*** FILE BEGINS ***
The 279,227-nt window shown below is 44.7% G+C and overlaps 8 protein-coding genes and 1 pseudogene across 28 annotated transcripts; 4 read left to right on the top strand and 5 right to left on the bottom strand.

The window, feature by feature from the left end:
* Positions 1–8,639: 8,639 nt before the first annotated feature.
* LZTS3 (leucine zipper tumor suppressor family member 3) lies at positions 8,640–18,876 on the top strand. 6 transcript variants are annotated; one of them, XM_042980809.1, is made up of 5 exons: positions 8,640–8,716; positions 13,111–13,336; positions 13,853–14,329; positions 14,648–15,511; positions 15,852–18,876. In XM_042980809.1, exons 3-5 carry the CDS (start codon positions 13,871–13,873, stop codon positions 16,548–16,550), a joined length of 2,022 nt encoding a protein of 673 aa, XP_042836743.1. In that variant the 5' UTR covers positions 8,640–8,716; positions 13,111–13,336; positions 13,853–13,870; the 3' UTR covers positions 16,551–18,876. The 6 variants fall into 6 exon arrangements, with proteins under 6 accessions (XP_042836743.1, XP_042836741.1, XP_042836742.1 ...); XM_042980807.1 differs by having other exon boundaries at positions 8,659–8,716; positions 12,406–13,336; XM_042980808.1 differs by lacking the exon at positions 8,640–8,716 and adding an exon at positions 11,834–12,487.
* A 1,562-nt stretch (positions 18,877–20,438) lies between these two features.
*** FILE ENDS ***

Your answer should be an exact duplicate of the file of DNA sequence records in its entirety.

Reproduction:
The 279,227-nt window shown below is 44.7% G+C and overlaps 8 protein-coding genes and 1 pseudogene across 28 annotated transcripts; 4 read left to right on the top strand and 5 right to left on the bottom strand.

The window, feature by feature from the left end:
* Positions 1–8,639: 8,639 nt before the first annotated feature.
* LZTS3 (leucine zipper tumor suppressor family member 3) lies at positions 8,640–18,876 on the top strand. 6 transcript variants are annotated; one of them, XM_042980809.1, is made up of 5 exons: positions 8,640–8,716; positions 13,111–13,336; positions 13,853–14,329; positions 14,648–15,511; positions 15,852–18,876. In XM_042980809.1, exons 3-5 carry the CDS (start codon positions 13,871–13,873, stop codon positions 16,548–16,550), a joined length of 2,022 nt encoding a protein of 673 aa, XP_042836743.1. In that variant the 5' UTR covers positions 8,640–8,716; positions 13,111–13,336; positions 13,853–13,870; the 3' UTR covers positions 16,551–18,876. The 6 variants fall into 6 exon arrangements, with proteins under 6 accessions (XP_042836743.1, XP_042836741.1, XP_042836742.1 ...); XM_042980807.1 differs by having other exon boundaries at positions 8,659–8,716; positions 12,406–13,336; XM_042980808.1 differs by lacking the exon at positions 8,640–8,716 and adding an exon at positions 11,834–12,487.
* A 1,562-nt stretch (positions 18,877–20,438) lies between these two features.